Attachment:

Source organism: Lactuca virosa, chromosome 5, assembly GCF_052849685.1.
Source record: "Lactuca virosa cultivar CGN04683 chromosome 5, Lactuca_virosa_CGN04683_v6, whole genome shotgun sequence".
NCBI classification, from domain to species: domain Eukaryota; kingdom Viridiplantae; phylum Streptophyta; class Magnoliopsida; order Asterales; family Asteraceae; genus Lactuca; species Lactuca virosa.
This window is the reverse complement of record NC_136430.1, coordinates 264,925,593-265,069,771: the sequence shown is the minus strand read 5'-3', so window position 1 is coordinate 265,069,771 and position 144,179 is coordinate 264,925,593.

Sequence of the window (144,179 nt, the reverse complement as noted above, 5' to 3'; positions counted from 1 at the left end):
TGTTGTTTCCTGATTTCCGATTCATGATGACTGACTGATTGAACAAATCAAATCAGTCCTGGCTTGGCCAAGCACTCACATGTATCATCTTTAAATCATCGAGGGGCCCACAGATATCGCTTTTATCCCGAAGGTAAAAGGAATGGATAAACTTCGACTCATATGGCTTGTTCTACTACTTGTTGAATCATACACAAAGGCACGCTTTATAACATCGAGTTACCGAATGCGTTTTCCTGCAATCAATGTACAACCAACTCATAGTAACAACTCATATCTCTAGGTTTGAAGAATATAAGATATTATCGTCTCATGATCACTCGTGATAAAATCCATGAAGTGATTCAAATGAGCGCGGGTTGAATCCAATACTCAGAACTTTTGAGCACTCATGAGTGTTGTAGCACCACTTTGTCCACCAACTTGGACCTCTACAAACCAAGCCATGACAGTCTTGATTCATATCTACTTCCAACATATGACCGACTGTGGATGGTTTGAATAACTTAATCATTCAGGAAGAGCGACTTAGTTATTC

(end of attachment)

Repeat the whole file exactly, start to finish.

Source organism: Lactuca virosa, chromosome 5, assembly GCF_052849685.1.
Source record: "Lactuca virosa cultivar CGN04683 chromosome 5, Lactuca_virosa_CGN04683_v6, whole genome shotgun sequence".
NCBI classification, from domain to species: domain Eukaryota; kingdom Viridiplantae; phylum Streptophyta; class Magnoliopsida; order Asterales; family Asteraceae; genus Lactuca; species Lactuca virosa.
This window is the reverse complement of record NC_136430.1, coordinates 264,925,593-265,069,771: the sequence shown is the minus strand read 5'-3', so window position 1 is coordinate 265,069,771 and position 144,179 is coordinate 264,925,593.

Sequence of the window (144,179 nt, the reverse complement as noted above, 5' to 3'; positions counted from 1 at the left end):
TGTTGTTTCCTGATTTCCGATTCATGATGACTGACTGATTGAACAAATCAAATCAGTCCTGGCTTGGCCAAGCACTCACATGTATCATCTTTAAATCATCGAGGGGCCCACAGATATCGCTTTTATCCCGAAGGTAAAAGGAATGGATAAACTTCGACTCATATGGCTTGTTCTACTACTTGTTGAATCATACACAAAGGCACGCTTTATAACATCGAGTTACCGAATGCGTTTTCCTGCAATCAATGTACAACCAACTCATAGTAACAACTCATATCTCTAGGTTTGAAGAATATAAGATATTATCGTCTCATGATCACTCGTGATAAAATCCATGAAGTGATTCAAATGAGCGCGGGTTGAATCCAATACTCAGAACTTTTGAGCACTCATGAGTGTTGTAGCACCACTTTGTCCACCAACTTGGACCTCTACAAACCAAGCCATGACAGTCTTGATTCATATCTACTTCCAACATATGACCGACTGTGGATGGTTTGAATAACTTAATCATTCAGGAAGAGCGACTTAGTTATTC